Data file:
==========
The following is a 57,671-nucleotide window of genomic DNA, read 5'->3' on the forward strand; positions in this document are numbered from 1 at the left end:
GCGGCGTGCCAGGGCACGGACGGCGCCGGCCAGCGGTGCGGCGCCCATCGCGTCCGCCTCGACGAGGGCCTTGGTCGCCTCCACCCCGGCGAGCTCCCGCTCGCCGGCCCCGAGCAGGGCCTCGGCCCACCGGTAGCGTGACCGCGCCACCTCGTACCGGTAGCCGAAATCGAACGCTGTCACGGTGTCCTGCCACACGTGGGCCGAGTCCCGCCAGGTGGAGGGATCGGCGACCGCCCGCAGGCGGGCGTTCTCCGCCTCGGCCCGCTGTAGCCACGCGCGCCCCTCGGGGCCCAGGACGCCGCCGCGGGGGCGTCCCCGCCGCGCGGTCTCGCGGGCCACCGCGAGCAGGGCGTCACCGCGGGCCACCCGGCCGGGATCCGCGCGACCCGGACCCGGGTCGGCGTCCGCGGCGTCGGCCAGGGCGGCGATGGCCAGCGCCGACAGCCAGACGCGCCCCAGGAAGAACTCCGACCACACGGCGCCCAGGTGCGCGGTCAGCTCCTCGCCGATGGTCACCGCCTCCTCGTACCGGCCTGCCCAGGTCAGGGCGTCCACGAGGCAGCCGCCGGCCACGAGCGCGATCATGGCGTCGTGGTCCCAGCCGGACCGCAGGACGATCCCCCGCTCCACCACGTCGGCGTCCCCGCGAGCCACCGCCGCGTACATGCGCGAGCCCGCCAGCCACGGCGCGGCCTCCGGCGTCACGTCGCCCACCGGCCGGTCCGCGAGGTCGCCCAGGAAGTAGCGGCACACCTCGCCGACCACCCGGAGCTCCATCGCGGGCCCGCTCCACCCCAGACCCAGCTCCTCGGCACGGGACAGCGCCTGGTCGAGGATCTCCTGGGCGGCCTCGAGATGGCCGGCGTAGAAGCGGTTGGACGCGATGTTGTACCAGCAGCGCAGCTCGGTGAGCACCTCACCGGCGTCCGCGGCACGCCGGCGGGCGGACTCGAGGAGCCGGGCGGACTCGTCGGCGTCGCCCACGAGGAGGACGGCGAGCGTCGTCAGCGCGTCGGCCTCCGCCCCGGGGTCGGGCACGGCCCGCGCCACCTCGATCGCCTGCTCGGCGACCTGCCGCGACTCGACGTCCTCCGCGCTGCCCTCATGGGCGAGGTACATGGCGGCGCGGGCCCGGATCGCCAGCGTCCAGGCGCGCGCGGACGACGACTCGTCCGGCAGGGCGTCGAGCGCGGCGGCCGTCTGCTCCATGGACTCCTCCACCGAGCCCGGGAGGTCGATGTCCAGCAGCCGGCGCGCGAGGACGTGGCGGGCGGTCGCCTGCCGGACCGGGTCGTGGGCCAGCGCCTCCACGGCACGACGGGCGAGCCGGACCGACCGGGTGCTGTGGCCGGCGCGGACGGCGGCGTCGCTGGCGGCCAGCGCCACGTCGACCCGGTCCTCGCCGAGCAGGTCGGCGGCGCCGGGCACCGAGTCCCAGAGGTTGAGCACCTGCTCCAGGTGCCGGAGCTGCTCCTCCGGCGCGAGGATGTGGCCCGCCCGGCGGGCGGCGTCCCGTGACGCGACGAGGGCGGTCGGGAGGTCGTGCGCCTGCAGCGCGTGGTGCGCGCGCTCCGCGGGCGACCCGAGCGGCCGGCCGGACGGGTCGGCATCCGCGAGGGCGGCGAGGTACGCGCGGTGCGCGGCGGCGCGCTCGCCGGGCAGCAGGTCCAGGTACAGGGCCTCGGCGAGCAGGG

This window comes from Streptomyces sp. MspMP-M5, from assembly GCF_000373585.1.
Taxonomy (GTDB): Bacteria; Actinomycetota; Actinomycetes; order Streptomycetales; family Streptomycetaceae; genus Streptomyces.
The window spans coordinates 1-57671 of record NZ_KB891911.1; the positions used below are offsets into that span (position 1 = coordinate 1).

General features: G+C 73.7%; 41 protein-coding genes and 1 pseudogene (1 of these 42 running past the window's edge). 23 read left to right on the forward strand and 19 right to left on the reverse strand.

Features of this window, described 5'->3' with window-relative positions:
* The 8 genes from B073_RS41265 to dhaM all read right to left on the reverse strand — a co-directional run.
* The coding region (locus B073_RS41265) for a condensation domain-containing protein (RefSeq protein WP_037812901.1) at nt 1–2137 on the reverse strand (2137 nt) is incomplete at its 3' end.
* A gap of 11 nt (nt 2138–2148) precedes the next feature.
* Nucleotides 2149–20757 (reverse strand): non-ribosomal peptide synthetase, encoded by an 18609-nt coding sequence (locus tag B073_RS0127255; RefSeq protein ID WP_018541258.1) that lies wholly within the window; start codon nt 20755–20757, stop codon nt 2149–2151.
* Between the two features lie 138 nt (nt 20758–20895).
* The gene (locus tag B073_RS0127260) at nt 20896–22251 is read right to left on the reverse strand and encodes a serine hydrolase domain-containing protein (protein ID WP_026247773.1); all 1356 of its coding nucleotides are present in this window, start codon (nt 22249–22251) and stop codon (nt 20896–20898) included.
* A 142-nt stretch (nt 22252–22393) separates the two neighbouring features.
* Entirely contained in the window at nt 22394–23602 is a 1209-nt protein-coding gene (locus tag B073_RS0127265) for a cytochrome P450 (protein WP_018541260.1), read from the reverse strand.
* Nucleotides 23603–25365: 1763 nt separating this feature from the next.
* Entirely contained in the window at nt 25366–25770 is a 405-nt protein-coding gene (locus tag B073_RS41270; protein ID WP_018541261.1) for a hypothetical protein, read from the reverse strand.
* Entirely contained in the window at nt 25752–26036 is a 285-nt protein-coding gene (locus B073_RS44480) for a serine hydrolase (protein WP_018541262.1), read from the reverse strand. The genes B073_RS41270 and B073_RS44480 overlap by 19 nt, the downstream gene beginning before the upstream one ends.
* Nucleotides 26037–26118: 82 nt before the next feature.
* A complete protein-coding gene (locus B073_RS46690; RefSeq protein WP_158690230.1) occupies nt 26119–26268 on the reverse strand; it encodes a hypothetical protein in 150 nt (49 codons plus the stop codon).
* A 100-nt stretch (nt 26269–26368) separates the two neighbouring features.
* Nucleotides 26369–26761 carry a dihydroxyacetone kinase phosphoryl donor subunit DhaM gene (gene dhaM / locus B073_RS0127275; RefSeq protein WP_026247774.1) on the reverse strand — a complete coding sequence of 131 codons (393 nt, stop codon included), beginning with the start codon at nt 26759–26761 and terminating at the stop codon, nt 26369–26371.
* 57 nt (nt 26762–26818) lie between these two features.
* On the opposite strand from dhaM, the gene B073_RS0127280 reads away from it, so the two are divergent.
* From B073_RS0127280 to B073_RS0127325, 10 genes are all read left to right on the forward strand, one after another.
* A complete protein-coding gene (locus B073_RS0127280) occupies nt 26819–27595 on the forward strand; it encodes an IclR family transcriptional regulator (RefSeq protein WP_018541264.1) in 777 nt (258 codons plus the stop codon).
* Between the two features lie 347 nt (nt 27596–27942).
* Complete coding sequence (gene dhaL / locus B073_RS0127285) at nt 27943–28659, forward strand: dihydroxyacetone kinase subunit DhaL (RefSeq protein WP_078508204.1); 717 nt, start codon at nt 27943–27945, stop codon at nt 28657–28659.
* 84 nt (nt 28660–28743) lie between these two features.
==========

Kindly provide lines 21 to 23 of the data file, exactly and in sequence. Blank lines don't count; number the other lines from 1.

* A 100-nt stretch (nt 26269–26368) separates the two neighbouring features.
* Nucleotides 26369–26761 carry a dihydroxyacetone kinase phosphoryl donor subunit DhaM gene (gene dhaM / locus B073_RS0127275; RefSeq protein WP_026247774.1) on the reverse strand — a complete coding sequence of 131 codons (393 nt, stop codon included), beginning with the start codon at nt 26759–26761 and terminating at the stop codon, nt 26369–26371.
* 57 nt (nt 26762–26818) lie between these two features.